The Little Rock School District Board held a marathon first meeting with newly elected members Thursday. It was the first meeting of an elected school LRSD board in nearly 6 years. The state took over the district because of low test scores at a handful of schools in January 2015.
Zone 6 member and longtime activist Vicki Hatter was elected president of the board on a 7-2 vote. Zone 9’s Jeff Wood, who chaired the LRSD Community Advisory Board, first nominated Zone 1’s Michael Mason, who also served on the CAB, but his nomination failed to get a second. Mason and Wood later voted against Hatter with Wood telling Hatter that he was opposing her because he thought the board needed a more experienced president. Without opposition, the board elected Zone 4’s Leigh Ann Wilson to vice-president, Zone 3’s Ali Noland to secretary, Mason to disbursement officer and Zone 2’s Sandrekkia Morning to legislative liaison. The election of Hatter, Wilson and Noland to the top positions means the new board will be led by three mothers of LRSD students who have all been prominent in the fight for full local control.
The board voted also 7-3 to change the length of members’ terms from 3 to 5 years. Hatter, Noland and Wood opposed the change. To stagger elections, board members drew lots. West Little Rock members Greg Adams (Zone 8) and Wood drew the short sticks and will have 2-year terms and be up for re-election in 2022. Hatter and Noland will have 3-year terms and be up for re-election in 2023. Wilson and Zone 3’s Evelyn Calloway will have 4-year terms and be up for re-election in 2024. Zone 7’s Norma Johnson, Mason and Morning will have 5-year terms and be up for re-election in 2025.
The district shared that it plans in January to move to all-virtual Fridays, where students won’t be assigned new work. Instead, teachers will provide support to students individually or in groups. The virtual day will also allow teachers more time for planning and collaboration, Deputy Superintendent Jeremy Owoh said. Seventy percent of 4,000 parents who responded to a survey approved of the plan, Owoh said.
Noland said she’d heard from numerous constituents who were concerned about the spread of COVID-19 in the district and broader community and suggested the board hold a special work session to learn what, if any, further steps it can take. Many teachers and LRSD community members have pointed to the England School District’s plan to pivot to all virtual for two weeks after the holiday break as a policy worth considering. Poore suggested that the LRSD taking any similar proactive measures could put its accreditation at risk, but pledged to get more clarity from the state. After much discussion, the board voted to hold a special working meeting at a yet-to-be-determined date in January.
Owoh also detailed the LRSD’s progress toward meeting the latest state-dictated exit criteria to escape state oversight. Test scores are no longer included. Much of the latest criteria is qualitative and wonky: adopting Science of Reading curriculum and supporting dyslexic students, expanding professional learning communities and formalizing employee evaluation procedures. Owoh said state officials have said we’re doing well on all that. But the criteria also requires an approved master facility plan and a three-year balanced budget, and Owoh reports the state is concerned about the district meeting the budget part.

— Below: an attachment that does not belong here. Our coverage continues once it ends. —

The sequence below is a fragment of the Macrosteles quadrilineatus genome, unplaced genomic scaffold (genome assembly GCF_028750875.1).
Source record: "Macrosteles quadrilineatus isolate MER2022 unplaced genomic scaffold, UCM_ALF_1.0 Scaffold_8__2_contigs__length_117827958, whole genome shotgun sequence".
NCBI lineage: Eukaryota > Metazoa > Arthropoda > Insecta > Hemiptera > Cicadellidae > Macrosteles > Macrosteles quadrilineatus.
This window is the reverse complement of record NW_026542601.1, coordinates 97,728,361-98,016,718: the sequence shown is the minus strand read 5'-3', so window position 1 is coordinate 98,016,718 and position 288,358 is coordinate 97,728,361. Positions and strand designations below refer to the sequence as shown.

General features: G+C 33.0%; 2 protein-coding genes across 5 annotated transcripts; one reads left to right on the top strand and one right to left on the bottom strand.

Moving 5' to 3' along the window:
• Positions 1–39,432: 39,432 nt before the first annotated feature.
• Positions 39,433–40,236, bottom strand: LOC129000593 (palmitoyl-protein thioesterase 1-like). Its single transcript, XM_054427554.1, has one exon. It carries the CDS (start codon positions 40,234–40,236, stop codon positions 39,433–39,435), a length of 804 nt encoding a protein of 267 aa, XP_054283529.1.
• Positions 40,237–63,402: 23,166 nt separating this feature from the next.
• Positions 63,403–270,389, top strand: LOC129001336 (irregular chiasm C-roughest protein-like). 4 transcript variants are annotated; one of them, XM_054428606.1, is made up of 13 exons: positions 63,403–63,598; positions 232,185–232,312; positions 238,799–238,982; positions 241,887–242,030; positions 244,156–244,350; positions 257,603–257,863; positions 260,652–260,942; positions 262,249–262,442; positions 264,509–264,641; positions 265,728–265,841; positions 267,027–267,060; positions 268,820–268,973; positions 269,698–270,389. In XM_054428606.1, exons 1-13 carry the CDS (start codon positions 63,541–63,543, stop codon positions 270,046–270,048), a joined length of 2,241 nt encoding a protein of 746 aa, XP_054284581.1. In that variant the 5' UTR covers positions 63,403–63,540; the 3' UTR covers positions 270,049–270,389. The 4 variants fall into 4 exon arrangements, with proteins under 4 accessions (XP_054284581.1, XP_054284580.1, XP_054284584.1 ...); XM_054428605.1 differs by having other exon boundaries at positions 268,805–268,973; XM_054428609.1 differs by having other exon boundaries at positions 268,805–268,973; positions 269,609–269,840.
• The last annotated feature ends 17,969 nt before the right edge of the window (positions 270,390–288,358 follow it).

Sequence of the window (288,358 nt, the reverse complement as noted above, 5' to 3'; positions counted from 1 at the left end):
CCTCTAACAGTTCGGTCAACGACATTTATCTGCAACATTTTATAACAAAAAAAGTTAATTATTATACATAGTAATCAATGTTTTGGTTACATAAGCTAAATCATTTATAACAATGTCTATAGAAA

(Editorial interlude: The state took the district over for academic performance not because of financial problems. Over the nearly six years the state has controlled the district, it has dramatically expanded the number of charter school seats in Central Arkansas, peeling off LRSD students. The district failed twice, in 2017 and 2020, to get voters to extend its millage, at least partially in protest of continued state control.)
This year, the LRSD has lost 750 K-5 students and 800 Pre-K students, Poore said. Per-pupil foundation funding is around $7,000. So that loss in elementary enrollment (funding for Pre-K works differently) could represent a decline of $5.25 million for the district next year if the legislature doesn’t make a pandemic-year tweak in how education funding is calculated. Were Little Rock the only district in this situation, the likelihood of such action would be slim, but other large districts, including the Springdale School District, are also significantly down in enrollment.
That decline in enrollment has ripple effects. There’s only so many adjustments a district with thousands of employees and dozens of buildings and programs can make on the fly. Kelsey Bailey, chief financial officer, noted a few of the inefficiencies, some of which have existed since before the pandemic but have been further exacerbated by it: The per-pupil cost to run the LRSD’s alternative learning environments is $96,994. At Hall High School, which was reconstituted by the State Board of Education last year, only 360 were enrolled as of October, which amounts to a $21,556 per-pupil cost. Little Rock West School of Innovation, which was renamed by the state board, which also pushed out the successful principal who was overseeing it, only has 126 enrolled, which costs $15,842 per-pupil.
Poore told the board that he planned to officially recommend early next year that the board ask voters for a millage extension.